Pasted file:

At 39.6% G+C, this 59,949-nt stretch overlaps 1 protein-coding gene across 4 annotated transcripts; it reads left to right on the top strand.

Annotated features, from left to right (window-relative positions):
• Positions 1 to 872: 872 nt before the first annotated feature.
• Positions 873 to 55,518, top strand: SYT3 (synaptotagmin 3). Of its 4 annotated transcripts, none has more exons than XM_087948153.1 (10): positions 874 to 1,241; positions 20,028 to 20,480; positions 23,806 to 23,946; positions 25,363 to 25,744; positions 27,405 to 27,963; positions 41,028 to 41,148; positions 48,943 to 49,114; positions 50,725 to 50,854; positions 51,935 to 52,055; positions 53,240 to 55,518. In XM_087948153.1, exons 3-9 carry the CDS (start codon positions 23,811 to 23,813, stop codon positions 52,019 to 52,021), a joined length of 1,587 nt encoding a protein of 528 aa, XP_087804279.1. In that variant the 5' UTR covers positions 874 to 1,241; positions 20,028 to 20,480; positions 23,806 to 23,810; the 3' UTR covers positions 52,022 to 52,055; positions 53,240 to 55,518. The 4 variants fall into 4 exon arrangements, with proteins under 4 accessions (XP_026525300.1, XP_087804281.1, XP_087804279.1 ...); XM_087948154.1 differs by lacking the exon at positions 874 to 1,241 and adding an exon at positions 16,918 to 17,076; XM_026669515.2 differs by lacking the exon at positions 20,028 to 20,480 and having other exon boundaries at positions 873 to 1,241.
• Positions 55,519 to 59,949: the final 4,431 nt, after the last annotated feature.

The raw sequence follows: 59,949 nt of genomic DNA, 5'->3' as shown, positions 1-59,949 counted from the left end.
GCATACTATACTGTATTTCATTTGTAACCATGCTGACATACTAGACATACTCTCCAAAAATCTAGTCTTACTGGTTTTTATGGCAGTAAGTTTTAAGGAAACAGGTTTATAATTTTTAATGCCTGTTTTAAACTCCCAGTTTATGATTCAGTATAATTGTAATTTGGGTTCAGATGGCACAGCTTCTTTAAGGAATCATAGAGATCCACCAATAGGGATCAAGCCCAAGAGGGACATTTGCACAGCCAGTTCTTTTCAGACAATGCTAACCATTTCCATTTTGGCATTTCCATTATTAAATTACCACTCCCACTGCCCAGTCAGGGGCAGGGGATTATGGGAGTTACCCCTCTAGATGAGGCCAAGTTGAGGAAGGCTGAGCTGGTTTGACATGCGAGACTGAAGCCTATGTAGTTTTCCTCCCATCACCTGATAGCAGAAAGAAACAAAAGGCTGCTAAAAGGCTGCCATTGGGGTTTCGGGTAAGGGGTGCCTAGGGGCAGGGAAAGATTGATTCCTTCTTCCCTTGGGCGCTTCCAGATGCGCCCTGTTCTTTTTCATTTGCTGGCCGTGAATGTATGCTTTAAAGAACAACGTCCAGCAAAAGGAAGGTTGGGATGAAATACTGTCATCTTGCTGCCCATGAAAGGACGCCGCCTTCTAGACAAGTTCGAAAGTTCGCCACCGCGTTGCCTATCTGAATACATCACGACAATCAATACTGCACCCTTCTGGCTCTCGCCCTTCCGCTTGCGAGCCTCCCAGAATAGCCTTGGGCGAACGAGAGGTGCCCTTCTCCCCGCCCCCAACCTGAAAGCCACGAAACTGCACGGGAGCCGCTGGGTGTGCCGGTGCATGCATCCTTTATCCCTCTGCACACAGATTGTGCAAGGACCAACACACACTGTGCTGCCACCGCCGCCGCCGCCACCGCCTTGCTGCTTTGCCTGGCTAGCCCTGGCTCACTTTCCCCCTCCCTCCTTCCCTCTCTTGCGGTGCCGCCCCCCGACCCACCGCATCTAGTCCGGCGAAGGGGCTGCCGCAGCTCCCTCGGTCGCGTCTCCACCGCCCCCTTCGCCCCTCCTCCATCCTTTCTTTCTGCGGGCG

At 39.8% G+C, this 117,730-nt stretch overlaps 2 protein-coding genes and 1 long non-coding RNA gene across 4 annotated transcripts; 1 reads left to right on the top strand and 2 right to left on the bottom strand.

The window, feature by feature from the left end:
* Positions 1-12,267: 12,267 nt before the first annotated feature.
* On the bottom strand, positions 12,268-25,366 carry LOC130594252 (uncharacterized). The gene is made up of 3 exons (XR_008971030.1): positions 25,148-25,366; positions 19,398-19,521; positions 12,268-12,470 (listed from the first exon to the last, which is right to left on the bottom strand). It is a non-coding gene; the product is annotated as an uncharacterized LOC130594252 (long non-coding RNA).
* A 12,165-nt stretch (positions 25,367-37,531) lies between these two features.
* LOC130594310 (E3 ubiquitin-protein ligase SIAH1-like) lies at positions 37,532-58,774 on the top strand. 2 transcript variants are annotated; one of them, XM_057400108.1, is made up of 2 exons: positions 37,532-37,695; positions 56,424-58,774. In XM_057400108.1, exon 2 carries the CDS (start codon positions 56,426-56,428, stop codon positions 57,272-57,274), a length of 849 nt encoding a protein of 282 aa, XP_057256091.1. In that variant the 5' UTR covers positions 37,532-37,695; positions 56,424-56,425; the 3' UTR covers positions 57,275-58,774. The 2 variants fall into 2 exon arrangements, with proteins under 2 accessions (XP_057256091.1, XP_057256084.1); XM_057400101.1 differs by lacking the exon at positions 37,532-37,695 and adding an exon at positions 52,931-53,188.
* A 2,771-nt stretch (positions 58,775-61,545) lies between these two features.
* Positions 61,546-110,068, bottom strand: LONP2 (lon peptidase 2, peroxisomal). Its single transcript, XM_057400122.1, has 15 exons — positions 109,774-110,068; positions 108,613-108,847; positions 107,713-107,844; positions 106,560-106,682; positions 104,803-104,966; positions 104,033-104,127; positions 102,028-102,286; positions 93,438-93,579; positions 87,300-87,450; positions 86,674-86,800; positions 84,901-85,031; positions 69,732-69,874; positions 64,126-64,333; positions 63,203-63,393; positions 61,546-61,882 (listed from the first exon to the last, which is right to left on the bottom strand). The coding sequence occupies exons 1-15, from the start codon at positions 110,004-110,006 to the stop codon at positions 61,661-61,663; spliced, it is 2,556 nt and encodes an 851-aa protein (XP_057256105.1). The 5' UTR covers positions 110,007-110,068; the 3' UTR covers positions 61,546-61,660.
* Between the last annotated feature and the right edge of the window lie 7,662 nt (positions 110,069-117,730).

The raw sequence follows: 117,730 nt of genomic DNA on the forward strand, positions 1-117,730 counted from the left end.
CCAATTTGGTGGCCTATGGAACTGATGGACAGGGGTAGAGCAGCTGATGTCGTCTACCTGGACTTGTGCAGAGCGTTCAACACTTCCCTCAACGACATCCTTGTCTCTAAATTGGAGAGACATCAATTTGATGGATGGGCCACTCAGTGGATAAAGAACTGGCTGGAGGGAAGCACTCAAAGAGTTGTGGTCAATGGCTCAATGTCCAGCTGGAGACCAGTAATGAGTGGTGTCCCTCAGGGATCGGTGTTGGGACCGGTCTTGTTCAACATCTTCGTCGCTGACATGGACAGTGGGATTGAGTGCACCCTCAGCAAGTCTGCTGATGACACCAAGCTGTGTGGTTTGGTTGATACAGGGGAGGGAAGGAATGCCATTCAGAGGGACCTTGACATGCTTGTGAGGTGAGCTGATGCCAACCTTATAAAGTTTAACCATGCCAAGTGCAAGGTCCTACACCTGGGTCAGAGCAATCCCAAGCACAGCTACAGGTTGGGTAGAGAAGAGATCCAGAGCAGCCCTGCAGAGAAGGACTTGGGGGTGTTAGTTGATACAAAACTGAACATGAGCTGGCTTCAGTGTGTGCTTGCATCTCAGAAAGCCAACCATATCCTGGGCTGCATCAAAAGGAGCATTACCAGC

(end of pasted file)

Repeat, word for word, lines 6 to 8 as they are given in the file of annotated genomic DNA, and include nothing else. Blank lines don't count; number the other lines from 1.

The raw sequence follows: 59,949 nt of genomic DNA, 5'->3' as shown, positions 1-59,949 counted from the left end.
GCATACTATACTGTATTTCATTTGTAACCATGCTGACATACTAGACATACTCTCCAAAAATCTAGTCTTACTGGTTTTTATGGCAGTAAGTTTTAAGGAAACAGGTTTATAATTTTTAATGCCTGTTTTAAACTCCCAGTTTATGATTCAGTATAATTGTAATTTGGGTTCAGATGGCACAGCTTCTTTAAGGAATCATAGAGATCCACCAATAGGGATCAAGCCCAAGAGGGACATTTGCACAGCCAGTTCTTTTCAGACAATGCTAACCATTTCCATTTTGGCATTTCCATTATTAAATTACCACTCCCACTGCCCAGTCAGGGGCAGGGGATTATGGGAGTTACCCCTCTAGATGAGGCCAAGTTGAGGAAGGCTGAGCTGGTTTGACATGCGAGACTGAAGCCTATGTAGTTTTCCTCCCATCACCTGATAGCAGAAAGAAACAAAAGGCTGCTAAAAGGCTGCCATTGGGGTTTCGGGTAAGGGGTGCCTAGGGGCAGGGAAAGATTGATTCCTTCTTCCCTTGGGCGCTTCCAGATGCGCCCTGTTCTTTTTCATTTGCTGGCCGTGAATGTATGCTTTAAAGAACAACGTCCAGCAAAAGGAAGGTTGGGATGAAATACTGTCATCTTGCTGCCCATGAAAGGACGCCGCCTTCTAGACAAGTTCGAAAGTTCGCCACCGCGTTGCCTATCTGAATACATCACGACAATCAATACTGCACCCTTCTGGCTCTCGCCCTTCCGCTTGCGAGCCTCCCAGAATAGCCTTGGGCGAACGAGAGGTGCCCTTCTCCCCGCCCCCAACCTGAAAGCCACGAAACTGCACGGGAGCCGCTGGGTGTGCCGGTGCATGCATCCTTTATCCCTCTGCACACAGATTGTGCAAGGACCAACACACACTGTGCTGCCACCGCCGCCGCCGCCACCGCCTTGCTGCTTTGCCTGGCTAGCCCTGGCTCACTTTCCCCCTCCCTCCTTCCCTCTCTTGCGGTGCCGCCCCCCGACCCACCGCATCTAGTCCGGCGAAGGGGCTGCCGCAGCTCCCTCGGTCGCGTCTCCACCGCCCCCTTCGCCCCTCCTCCATCCTTTCTTTCTGCGGGCG

At 39.8% G+C, this 117,730-nt stretch overlaps 2 protein-coding genes and 1 long non-coding RNA gene across 4 annotated transcripts; 1 reads left to right on the top strand and 2 right to left on the bottom strand.